Across the country, churches are under pressure to get creative in a bid to survive decreased attendance and rising costs. Funding is scarce, running costs are high and more often than not it is down to a small army of volunteers to repair, maintain, conserve and secure these national treasures. Churches have to break new ground to balance the decline in congregation and visitor numbers with a need to remain sustainable and conserve their priceless heritage.
Fortunately for St Laurence’s in Ludlow, a team of enthusiastic volunteers is on the case, led by a very energetic Rector, Reverend Kelvin Price. Peter Nield, Treasurer and head of Church Management and Lyn Jones, administrator for Arts@ St Laurence discussed their exciting plans and their proposal to attract more locals to the church by reinstating the building as a social centre of activity.
Peter explained that St Laurence’s (also known as ‘the cathedral of the Marches) has a bit of head start over many parish churches as it is the 6th largest tourist attraction in the West Midlands. There are other attractions, such as it boasts the 6th tallest spire in the UK and is the home to an 18th century Snetzler organ, 15th century misericords, highly valuable medieval stained glass and a newly acquired Steinway piano.
Although these assets attract visitors all year round and even though it can claim a healthy congregation at religious festivals throughout the year — up to 900 worshippers have been known to attend at Christmas time — the current brief is to entice more locals to visit and on a more regular basis.
More Space for activities
The plan is to improve and first on the list was removing the church pews from the nave and the side aisles and replacing them with a much more flexible and usable seating plan. This has created a new open area named The Space. The church was always designed for music and was more suitable for louder concerts where the music resonated throughout. Now The Space offers an alternative, more intimate and informal setting.
When LGL visited, a group of school children were sitting in The Space watching a live workshop on organ playing. The seats were curved around the screen and provided a more friendly, engaging setting for the kids, a marked difference from the straight hard lines of the old pews. And as Peter pointed out, it’s not just music and the arts that benefits from this format; baby groups, social meetings, films and even fashion shows can take advantage of the flexibility of The Space.
This summer, St Laurence’s is going back to its musical roots and will launch The Space with a programme of classical concerts and organ recitals. For the first time, says Lyn, the church is moving away from the traditional two week festival to a full season where artists can select dates.
The team are particularly keen for the summer concerts to become a showcase for younger, local musicians. The Steinway will be placed in the central nave but at floor level so that the younger artists feel less intimidated and more connected with their audience.
This season, the Arts team are not only working closely with the Royal Birmingham Conservatoire — the programme concludes with a recital by world renowned pianist and Honorary Member of the Royal Birmingham Conservatoire, Di Xiao — but have also invited two of Shropshire’s ‘most talented young musicians’. Rosie Sherpa and Lily Atkin (14 and 16 years old respectively) are both pupils at Shrewsbury High School and this weekend they will play in a ‘Young Musicians Recital’ accompanied by their teacher, Susie Allan, an accomplished concert pianist in her own right.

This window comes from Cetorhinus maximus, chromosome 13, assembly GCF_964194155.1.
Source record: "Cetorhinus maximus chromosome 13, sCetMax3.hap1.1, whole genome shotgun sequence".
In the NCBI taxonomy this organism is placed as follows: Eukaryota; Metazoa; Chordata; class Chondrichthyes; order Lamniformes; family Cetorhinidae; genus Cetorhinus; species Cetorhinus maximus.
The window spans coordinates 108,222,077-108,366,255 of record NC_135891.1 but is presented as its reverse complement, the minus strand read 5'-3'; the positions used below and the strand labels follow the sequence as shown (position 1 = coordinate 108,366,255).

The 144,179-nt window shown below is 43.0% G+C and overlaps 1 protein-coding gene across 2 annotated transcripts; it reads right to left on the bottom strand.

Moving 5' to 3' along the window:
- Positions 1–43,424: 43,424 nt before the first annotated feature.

Showcasing young talent
Rosie has played in the National Youth Orchestra of Wales for two years, and played in the National Children’s Orchestra of Great Britain for three years. Last summer, she won the Hayden Davies award of the National Youth Orchestra of Wales for ‘the most promising player still at school.’ She has also played solos in local venues such as Theatre Severn, St Chad’s Shrewsbury and Shrewsbury Abbey, and has played in major venues with her national orchestras.
Lily began saxophone aged 8, gaining grade 8 distinction at an astonishing 11 years old. She won Shropshire Young Musician of the Year 2016 and was a finalist in Llangollen Music Festival International Young Musician 2017. Lily was also a finalist in GDST and Gregynog Young Musician of the Year 2018.
Susie is best-known for her work as a Vocal Accompanist and has appeared with many British singers such as William Dazeley, Susan Gritton, Thomas Randle, American, and Nathan Berg, Canadian. She is a former Professor of Accompaniment at the Royal College of Music, London, and of the Royal Welsh College of Music, Cardiff, and has given masterclasses for the East Anglian Summer Music School. Susie has had a long-standing musical partnership with the British baritone, Roderick Williams.
In the upcoming concert on Saturday, 6th July, Lily will present pieces on both the clarinet and saxophone, including the first movement of Brahms’ F minor sonata for piano and clarinet, and Marcello’s concerto for oboe, transcribed for soprano saxophone. Rosie, on this occasion, has decided to make the most of the opportunity to perform on St Laurence’s new Steinway, and will include pieces by Bach, Clementi, and the haunting Dumka op. 59, by Tchaikovsky.
Lyn concludes ‘‘we want to encourage young, local artists … we hope it’s the first concert that will become an annual event where young people from this area will be invited in to show what they can do”.
We suggest you watch This Space.
For more information on St Laurence’s exciting programme of classical music and arts, click here